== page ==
This might seem like a petty point to make , but it is intimately linked to myth # 3 , so we´ll do it anyway.
Rapid ascents start physiological responses , and , after the higher respiratory and heart rate, the increased red blood cell production is the most commonly mentioned.
It seems straight forward : the body senses the lowered oxygen saturation as you ascend (more on that later) , orders some more hemoglobin , which is delivered.
One of the stumbling points here is delivery time : the unspoken assumption here is this a more or less Fed Ex-like process : sign the order and start looking for the mail man . This would be more like Indian mail , though : a blood cell is a complex product , and will take more than a week to produce.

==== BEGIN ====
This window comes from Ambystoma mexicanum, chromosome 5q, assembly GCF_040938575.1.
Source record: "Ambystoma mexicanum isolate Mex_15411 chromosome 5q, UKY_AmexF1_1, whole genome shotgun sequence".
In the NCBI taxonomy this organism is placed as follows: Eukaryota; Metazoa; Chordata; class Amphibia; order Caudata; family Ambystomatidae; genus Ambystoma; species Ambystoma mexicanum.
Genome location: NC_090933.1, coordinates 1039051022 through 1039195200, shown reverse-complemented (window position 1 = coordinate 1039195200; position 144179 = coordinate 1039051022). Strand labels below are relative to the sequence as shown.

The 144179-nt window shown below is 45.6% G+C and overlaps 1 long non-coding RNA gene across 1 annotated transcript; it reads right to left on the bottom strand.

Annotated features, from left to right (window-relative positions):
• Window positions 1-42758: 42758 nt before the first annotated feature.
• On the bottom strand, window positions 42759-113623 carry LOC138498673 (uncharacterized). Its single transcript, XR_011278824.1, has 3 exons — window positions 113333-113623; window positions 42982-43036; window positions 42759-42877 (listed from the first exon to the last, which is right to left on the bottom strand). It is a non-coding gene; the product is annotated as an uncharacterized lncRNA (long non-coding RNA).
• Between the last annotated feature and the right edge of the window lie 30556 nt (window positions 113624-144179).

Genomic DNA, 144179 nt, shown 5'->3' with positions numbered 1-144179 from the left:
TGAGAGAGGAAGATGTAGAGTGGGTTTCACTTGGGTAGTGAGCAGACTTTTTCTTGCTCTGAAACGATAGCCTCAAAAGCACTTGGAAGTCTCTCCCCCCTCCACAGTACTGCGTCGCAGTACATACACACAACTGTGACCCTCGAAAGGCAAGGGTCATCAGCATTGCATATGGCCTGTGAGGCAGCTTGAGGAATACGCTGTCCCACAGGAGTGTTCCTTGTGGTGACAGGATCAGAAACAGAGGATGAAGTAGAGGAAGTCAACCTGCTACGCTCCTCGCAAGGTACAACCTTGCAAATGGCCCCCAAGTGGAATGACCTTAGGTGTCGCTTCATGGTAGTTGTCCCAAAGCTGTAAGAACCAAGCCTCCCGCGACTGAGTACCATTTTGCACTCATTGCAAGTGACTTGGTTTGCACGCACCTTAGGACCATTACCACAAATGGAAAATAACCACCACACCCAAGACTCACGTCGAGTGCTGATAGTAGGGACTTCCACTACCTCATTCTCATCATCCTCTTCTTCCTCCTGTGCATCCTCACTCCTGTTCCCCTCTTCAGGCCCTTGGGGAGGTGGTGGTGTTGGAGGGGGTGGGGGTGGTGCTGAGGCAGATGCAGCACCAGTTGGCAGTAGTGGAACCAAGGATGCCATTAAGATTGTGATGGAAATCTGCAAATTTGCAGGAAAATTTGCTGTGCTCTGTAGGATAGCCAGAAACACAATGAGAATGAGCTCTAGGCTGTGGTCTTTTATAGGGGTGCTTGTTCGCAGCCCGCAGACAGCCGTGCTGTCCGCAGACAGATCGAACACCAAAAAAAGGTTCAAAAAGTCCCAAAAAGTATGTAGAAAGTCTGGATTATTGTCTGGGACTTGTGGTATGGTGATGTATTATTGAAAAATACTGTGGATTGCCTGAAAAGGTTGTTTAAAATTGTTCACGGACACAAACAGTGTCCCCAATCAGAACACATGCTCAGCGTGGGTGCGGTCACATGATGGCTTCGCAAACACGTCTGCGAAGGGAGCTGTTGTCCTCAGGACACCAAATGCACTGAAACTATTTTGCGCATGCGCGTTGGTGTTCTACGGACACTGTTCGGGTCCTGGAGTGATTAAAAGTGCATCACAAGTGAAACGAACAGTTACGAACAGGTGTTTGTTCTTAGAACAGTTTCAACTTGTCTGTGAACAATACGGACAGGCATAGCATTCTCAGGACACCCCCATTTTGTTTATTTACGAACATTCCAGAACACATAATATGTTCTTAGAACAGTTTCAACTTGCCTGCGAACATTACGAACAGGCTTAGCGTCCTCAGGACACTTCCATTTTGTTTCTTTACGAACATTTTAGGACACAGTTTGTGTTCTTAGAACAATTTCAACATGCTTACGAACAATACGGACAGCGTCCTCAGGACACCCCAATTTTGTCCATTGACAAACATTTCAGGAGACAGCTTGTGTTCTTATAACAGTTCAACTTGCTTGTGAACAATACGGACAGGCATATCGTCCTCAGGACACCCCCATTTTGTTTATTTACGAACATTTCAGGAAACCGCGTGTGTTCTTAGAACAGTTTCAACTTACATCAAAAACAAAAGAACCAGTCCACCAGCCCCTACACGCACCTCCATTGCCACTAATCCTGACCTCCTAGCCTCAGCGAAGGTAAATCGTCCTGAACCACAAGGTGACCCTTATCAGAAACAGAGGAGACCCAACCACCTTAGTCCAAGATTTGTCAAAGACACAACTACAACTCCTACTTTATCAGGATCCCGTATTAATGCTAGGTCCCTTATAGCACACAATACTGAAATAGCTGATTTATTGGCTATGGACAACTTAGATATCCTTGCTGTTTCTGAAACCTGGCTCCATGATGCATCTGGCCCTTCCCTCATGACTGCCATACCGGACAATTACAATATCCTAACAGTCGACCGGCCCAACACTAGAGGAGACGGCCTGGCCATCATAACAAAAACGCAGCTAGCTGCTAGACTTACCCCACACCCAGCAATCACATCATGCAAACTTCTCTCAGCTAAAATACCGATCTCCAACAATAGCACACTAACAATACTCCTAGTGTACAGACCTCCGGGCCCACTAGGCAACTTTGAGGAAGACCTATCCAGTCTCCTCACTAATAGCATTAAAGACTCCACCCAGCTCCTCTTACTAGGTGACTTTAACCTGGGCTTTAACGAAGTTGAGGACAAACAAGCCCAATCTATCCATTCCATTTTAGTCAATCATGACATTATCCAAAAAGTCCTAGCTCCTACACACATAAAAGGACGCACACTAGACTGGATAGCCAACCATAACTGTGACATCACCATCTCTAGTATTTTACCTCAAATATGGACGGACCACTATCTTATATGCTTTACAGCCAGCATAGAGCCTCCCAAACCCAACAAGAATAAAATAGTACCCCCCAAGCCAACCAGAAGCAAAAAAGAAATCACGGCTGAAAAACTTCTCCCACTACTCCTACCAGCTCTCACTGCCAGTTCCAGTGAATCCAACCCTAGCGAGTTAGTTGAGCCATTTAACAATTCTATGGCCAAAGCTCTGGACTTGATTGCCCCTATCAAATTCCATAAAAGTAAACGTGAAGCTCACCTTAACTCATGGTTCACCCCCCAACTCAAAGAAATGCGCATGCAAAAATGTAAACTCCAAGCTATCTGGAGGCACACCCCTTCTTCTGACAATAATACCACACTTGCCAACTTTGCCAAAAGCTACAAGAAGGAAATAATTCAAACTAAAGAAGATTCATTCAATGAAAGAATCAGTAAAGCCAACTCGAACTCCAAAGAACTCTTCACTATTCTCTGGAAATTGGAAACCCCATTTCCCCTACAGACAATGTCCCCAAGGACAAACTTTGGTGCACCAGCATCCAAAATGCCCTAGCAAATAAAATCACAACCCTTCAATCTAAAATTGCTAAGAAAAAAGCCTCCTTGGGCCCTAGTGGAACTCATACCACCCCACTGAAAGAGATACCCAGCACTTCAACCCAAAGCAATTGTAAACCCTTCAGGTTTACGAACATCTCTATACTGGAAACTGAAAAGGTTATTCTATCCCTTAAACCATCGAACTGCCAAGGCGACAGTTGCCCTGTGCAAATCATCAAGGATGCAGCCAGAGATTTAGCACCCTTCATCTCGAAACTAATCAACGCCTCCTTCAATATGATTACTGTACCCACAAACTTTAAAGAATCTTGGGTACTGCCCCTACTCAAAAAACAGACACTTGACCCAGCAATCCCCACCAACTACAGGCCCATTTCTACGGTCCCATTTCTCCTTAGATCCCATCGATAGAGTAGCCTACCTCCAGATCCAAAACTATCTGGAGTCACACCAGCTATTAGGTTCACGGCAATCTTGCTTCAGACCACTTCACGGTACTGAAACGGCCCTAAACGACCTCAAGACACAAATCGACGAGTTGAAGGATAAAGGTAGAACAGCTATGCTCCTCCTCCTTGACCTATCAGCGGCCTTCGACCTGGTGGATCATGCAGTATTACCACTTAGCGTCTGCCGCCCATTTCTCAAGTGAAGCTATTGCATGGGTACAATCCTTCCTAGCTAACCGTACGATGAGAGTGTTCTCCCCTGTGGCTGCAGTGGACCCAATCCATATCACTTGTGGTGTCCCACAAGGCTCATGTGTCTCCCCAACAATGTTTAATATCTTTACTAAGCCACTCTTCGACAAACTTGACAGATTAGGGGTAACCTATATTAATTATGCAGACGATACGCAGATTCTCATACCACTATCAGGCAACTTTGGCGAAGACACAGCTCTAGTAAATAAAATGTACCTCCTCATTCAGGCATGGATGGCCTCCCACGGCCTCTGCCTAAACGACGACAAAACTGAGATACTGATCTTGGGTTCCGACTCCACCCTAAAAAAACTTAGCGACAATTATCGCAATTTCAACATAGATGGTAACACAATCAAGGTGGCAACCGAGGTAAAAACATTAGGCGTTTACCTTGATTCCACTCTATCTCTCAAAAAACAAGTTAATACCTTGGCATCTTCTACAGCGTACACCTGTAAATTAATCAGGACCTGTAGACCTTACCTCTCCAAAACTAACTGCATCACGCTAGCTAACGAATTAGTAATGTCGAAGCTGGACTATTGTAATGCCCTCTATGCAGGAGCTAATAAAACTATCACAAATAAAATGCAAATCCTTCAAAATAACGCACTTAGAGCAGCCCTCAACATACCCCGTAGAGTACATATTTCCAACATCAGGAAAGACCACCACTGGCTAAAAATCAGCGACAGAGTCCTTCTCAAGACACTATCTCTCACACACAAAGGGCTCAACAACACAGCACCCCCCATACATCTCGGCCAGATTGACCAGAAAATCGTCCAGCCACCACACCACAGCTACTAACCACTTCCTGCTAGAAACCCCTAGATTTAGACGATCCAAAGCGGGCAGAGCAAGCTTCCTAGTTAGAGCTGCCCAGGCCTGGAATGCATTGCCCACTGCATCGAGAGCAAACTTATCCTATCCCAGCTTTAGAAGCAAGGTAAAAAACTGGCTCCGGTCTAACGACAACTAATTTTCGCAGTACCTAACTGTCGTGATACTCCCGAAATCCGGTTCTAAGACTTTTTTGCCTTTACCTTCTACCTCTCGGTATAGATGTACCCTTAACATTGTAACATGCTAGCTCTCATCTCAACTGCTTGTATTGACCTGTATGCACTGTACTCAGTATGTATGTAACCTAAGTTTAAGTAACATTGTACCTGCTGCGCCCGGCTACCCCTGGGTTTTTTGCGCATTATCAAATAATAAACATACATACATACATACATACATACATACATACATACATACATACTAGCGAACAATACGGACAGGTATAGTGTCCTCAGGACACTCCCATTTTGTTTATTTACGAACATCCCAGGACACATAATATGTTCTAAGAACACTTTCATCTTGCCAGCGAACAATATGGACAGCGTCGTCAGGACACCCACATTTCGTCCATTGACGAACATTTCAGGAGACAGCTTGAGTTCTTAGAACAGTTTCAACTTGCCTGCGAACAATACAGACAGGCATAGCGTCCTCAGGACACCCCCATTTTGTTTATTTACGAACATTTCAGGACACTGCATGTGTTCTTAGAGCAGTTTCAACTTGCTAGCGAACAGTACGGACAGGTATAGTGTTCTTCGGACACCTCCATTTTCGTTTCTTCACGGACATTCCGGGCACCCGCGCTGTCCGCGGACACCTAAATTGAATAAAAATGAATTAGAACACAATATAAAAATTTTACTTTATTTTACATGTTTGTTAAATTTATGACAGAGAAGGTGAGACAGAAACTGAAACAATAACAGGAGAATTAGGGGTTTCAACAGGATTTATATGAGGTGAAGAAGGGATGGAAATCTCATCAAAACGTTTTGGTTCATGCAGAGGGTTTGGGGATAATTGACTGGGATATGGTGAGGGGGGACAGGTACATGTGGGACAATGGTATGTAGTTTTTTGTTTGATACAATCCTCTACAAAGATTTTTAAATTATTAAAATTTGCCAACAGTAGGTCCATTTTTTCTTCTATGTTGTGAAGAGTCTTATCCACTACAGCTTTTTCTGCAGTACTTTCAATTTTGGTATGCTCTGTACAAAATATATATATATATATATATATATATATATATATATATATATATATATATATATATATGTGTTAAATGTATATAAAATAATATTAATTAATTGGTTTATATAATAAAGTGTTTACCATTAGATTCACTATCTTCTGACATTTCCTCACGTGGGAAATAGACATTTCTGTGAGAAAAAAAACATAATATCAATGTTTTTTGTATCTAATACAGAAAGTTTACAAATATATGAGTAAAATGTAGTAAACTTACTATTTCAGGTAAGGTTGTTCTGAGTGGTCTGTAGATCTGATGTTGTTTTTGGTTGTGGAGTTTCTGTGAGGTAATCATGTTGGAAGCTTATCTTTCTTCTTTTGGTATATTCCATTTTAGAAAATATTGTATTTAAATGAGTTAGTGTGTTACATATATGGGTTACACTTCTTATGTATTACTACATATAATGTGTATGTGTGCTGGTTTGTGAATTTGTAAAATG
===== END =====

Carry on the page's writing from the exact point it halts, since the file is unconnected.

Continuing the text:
As with other myths , there is a valid observation at work , with the wrong explanation .
Red blood cell concentration does go up , but it´s the same old blood cells still going around : concentration goes up since the blood volume decreases after increased urine production. After descent the blood quickly goes back to normal values : don´t count on having a higher hemoglobin level a week after descending below 2000 meters.
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